SYDNEY, June 18, 2011 (AFP) - Australian leader Julia Gillard said she felt "very secure" and vowed to stay the course Saturday, after an unprecedented slump in the polls and a surge in support for axed prime minister Kevin Rudd.
The latest Nielsen poll, published in Fairfax newspapers on Saturday, put support for Gillard's ruling Labor party at 27 percent, the lowest primary vote for a major party in the poll's 39-year history.
|(AFP - FILES) Australia Prime Minister Julia Gillard|
Tony Abbott's conservative Liberal party enjoyed 49 percent, according to the survey of 1,400 Australians, rising to 59 percent with smaller party preferences against Gillard's 41 percent.
Taken as the prime minister struggles to introduce a tax on pollution to tackle climate change and broker a refugee swap deal with Malaysia, the poll put dissatisfaction with Gillard at 59 percent, a seven-point rise from May.
Only 37 percent approved of her performance, and she polled level with Abbott in the prime ministerial stakes at 46 percent.
Voters overwhelmingly preferred ex-PM Kevin Rudd as Labor leader -- 60 percent to Gillard's 31 percent -- just days out from the first anniversary of his dumping as leader in a shock party-room coup.
Gillard acknowledged anxiety in the community about her emissions tax -- to apply to the nation's top polluters from mid 2012 -- but said she was not driven by public sentiment.
"I don't judge by the opinion polls. I judge by how I'm pursuing my plan for the nation," Gillard told reporters.
"We don't underestimate the challenges and we don't underestimate the amount of hard work that we've got to do. We don't underestimate the degree of anxiety about carbon pricing."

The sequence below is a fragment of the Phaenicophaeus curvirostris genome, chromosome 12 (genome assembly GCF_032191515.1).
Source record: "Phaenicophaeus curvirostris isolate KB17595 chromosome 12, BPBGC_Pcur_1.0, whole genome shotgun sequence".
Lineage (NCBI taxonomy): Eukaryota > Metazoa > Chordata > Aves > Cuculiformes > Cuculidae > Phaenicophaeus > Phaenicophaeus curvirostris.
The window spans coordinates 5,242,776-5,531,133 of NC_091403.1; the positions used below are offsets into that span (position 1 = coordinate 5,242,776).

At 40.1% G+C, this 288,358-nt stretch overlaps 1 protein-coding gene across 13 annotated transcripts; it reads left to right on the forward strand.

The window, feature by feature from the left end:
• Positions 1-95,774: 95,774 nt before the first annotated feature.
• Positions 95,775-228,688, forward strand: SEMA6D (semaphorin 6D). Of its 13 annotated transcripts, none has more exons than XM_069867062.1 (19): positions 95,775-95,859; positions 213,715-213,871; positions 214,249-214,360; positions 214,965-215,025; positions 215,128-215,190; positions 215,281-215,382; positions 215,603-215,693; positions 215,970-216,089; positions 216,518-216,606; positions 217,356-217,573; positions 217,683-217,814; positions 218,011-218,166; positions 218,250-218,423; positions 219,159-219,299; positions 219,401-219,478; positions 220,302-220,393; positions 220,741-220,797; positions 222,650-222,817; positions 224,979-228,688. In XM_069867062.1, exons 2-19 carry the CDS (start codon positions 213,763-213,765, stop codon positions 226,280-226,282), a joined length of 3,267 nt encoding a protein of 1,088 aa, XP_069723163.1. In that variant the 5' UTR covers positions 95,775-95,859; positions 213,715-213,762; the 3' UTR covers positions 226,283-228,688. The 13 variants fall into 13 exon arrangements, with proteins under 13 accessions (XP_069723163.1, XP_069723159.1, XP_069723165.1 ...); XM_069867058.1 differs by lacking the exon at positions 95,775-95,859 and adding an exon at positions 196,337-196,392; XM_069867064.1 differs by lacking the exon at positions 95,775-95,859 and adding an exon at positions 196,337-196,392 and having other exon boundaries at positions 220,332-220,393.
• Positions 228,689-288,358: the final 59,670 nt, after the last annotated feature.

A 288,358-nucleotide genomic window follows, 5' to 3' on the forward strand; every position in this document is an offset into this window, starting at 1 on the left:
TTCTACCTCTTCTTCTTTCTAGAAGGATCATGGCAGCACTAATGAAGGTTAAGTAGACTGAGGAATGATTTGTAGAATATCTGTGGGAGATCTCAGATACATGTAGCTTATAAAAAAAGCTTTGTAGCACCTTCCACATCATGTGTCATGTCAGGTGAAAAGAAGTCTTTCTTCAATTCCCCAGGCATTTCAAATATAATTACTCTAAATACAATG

Her task of winning over Australians to carbon pricing is progressing, albeit slowly, according to the Nielsen poll, with support for the measure rising four points from April to 38 percent.
Gillard said she had the backing of her Labor colleagues and felt "very secure" in her position, despite the polling on Rudd, with whom she insisted she had a constructive relationship.
Now foreign minister, Rudd urged all Labor MPs to "support the prime minister in a challenging time for the government" and dismissed rumours he was angling for a return to the top job.
The former leader spoke at length about his axing for the first time Saturday, telling Fairfax he had reflected on his mistakes during a "genuinely soul-searching experience".
Rudd said his messages became "completely lost in translation" and "sometimes painful" discussions with colleagues had allowed him to see he had failed to listen enough to other MPs or to the community.
Gillard failed to win last year's election outright and heads a minority coalition with a margin of just one seat, dependent on a handful of independent and Greens MPs to support her rule.